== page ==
This trend, however, isn't limited to 20-somethings. It's affecting us all. We're all bathed, to some extent, in the very same technologies and experiences that young people are, and that can potentially inflate our sense of self while blocking those of others.

Fortunately, there are a surprising number of simple exercises and techniques that can help you practice shifting your attention from yourself to your client, and keep it there. They can be divided into two main activities: listening and observing.

Someone once said that you shouldn't talk someone into buying, you should listen them into buying.

The best way to do that: Ask not just fact-finding questions but also open-ended ones, such as, "What do you see yourself doing in your vacation?" Open-ended questions provide significant and often interesting clues to client needs.

They're more likely to keep your attention on what your client is saying.

Trying to pick up on visual clues is a bit trickier. (It assumes, of course, that the client is there with you.)

Is the client "nodding yes" as you describe your ideas? Is their body posture open and relaxed? Are they leaning forward toward you?

All these are positive visual signals. And if you become skilled at spotting them, you'll be well on your way to shifting your attention toward your client.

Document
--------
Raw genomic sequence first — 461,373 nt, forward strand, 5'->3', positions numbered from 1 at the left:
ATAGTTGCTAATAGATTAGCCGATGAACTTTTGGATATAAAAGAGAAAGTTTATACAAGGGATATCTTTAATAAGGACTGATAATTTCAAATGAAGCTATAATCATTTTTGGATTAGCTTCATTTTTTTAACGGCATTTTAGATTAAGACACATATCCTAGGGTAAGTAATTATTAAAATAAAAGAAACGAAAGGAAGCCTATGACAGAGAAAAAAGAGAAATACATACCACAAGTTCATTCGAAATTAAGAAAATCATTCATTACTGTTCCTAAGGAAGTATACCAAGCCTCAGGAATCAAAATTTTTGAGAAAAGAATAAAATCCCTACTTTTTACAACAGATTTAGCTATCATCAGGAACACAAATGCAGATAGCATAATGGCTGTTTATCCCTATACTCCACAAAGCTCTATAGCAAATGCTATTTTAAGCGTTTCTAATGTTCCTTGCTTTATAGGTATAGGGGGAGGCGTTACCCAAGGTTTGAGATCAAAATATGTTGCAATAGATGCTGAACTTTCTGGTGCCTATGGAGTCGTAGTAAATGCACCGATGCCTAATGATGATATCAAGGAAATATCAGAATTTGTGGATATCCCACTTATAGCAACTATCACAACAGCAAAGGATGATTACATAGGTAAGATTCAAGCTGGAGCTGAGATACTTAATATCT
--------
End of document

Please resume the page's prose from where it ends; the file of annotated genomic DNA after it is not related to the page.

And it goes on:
What else can you do to stay other-focused? Try to banish "I" from your sales process and replace it with "you."

For every statement you make, ask at least three questions.

Take notes. It makes you pay extra-close attention to others. Try not to mentally argue with your customer.

And make random acts of kindness a habit -- it helps you rehearse the empathy needed in service and sales.

Above all, no matter if you're 20 or 60, be wary of that easy drift into self-centered thinking.

Otherwise, the only travel you'll successfully arrange, even if it's for your client, is travel for yourself.

Marc Mancini is an industry speaker and consultant who teaches at West Los Angeles College.